It was clear that Germany realized they came out as if they were all hungover, because it was before the 10-minute mark that captain Alexandra Popp was tearing into them as a whole:
As the game progressed, it was hard to not feel like Germany had gotten worse as the tournament went along. They were good to very good against Morocco when they scored six. They seemed caught off-guard that Colombia wasn’t afraid to get in their face. And they seemed bewildered as to how to break down Korea’s 4-5-1 defensive shell, aside from punting it onto Alexandra Popp’s head. Which did get them one goal:
It felt like the first time that Germany tried to string anything together through midfield, through Lena Oberdorf, who spreads this out wide and allows Svenja Huth to pick out an aimed cross instead of a hopeful one. It also felt like the last time they tried it.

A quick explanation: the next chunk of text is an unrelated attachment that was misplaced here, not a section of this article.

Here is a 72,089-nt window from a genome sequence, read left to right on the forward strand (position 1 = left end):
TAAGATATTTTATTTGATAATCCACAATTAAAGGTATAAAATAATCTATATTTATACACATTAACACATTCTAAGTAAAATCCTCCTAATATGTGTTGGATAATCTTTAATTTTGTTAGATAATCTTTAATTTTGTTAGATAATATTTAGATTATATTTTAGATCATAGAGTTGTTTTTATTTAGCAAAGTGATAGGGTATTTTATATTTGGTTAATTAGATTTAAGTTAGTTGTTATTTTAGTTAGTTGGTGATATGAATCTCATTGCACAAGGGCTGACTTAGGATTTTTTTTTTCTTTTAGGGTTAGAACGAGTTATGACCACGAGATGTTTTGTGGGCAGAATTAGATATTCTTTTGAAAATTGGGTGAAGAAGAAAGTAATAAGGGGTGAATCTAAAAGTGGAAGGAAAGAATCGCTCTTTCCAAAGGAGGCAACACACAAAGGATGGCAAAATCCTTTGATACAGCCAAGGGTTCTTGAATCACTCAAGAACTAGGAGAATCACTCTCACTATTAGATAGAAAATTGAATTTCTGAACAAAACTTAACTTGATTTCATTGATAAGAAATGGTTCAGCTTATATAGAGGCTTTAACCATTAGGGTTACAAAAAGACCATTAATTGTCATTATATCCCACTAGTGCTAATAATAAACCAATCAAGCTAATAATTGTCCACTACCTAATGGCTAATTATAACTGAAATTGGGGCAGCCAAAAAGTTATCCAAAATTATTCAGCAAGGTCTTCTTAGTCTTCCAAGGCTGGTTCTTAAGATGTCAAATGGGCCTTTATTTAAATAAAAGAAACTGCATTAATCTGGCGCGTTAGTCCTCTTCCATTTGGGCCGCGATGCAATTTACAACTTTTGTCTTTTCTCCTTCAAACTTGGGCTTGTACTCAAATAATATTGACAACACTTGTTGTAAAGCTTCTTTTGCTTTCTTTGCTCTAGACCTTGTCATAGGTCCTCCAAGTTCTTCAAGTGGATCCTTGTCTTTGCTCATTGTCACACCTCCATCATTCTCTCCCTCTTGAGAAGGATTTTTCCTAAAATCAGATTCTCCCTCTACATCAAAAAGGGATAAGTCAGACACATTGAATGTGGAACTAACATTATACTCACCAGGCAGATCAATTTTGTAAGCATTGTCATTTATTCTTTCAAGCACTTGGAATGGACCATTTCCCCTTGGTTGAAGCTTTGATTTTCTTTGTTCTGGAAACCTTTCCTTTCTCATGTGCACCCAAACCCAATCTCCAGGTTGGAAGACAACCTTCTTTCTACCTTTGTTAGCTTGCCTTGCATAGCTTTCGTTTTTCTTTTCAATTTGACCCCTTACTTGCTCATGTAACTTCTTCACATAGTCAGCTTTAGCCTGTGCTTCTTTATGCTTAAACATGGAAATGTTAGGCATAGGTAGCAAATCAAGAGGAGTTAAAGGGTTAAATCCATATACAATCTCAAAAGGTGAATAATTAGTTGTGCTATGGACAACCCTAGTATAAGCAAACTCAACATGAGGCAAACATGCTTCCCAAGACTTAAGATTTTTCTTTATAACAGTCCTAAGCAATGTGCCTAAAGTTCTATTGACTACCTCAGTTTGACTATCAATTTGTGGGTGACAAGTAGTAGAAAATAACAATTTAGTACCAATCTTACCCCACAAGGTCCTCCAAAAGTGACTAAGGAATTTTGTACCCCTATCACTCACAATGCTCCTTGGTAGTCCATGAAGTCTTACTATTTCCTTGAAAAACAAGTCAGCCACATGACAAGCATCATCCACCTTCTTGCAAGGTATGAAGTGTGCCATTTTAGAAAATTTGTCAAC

The second half saw Germany get the ball into the net, but it was chalked off for offside (rightly). And after that, Germany seemed to just fall apart. After Popp headed straight at the keeper in the 74th minute, they didn’t create another Grade A chance. They hoofed cross after cross, but Korea dealt with it through sheer numbers. Even if Popp got her head to something, Korea had her surrounded to prevent her from getting much on it and also to clean up all the second balls. And Germany didn’t have any other ideas. As it became clearer and clearer that Germany would need to win this game to go through, they fashioned just two shots on target in the second half. Certainly it felt like they missed having a third midfielder with this formation, as Klara Buhl would normally be filling out a #10 role but was shunted out wider to fit in two central strikers. It didn’t work.